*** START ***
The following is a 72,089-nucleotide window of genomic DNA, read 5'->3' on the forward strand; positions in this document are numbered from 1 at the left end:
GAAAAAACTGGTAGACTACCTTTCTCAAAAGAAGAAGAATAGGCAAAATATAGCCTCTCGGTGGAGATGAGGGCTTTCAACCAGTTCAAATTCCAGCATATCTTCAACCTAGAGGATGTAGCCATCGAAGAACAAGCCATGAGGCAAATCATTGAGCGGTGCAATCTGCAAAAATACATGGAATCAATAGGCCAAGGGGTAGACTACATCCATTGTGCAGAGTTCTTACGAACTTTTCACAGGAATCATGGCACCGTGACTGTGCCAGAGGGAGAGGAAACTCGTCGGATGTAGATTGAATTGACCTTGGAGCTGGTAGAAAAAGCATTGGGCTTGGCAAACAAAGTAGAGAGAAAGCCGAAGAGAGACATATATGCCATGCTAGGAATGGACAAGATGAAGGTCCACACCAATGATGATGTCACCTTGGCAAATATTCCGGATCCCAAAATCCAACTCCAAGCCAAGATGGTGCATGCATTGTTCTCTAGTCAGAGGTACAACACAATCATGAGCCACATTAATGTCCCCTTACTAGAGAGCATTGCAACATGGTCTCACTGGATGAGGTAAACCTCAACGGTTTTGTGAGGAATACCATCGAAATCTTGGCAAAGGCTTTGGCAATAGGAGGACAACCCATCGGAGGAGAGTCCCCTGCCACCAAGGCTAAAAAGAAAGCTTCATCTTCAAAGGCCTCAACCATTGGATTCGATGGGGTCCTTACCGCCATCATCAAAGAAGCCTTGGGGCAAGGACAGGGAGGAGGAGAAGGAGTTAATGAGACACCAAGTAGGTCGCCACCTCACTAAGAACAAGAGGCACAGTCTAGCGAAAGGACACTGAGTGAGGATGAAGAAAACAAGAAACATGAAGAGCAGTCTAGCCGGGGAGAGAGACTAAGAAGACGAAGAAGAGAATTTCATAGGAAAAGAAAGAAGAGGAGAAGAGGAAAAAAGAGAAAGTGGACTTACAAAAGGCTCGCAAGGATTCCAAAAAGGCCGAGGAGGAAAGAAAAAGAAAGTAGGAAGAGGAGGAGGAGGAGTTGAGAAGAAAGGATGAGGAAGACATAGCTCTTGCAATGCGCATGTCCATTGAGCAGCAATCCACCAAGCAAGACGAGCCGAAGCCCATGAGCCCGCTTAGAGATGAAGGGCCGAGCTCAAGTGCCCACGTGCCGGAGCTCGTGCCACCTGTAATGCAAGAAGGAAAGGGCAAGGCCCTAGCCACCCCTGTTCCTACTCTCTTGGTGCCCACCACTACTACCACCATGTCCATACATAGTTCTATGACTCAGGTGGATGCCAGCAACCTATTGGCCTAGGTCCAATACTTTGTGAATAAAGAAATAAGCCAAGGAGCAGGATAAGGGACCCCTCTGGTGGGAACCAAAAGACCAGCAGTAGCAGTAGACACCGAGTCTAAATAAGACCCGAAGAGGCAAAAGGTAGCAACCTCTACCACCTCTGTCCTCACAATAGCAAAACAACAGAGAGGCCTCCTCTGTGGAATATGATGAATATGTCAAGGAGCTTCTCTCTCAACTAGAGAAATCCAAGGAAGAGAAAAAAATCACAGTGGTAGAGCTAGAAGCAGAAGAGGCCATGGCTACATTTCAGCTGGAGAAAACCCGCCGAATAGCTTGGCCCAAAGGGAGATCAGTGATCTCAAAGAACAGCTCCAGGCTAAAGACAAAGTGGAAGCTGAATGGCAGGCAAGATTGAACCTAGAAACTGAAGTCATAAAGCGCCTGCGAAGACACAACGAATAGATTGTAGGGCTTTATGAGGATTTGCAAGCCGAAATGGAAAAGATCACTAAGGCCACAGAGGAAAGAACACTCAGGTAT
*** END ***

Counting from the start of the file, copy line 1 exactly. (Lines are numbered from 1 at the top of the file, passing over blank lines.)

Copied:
The following is a 72,089-nucleotide window of genomic DNA, read 5'->3' on the forward strand; positions in this document are numbered from 1 at the left end: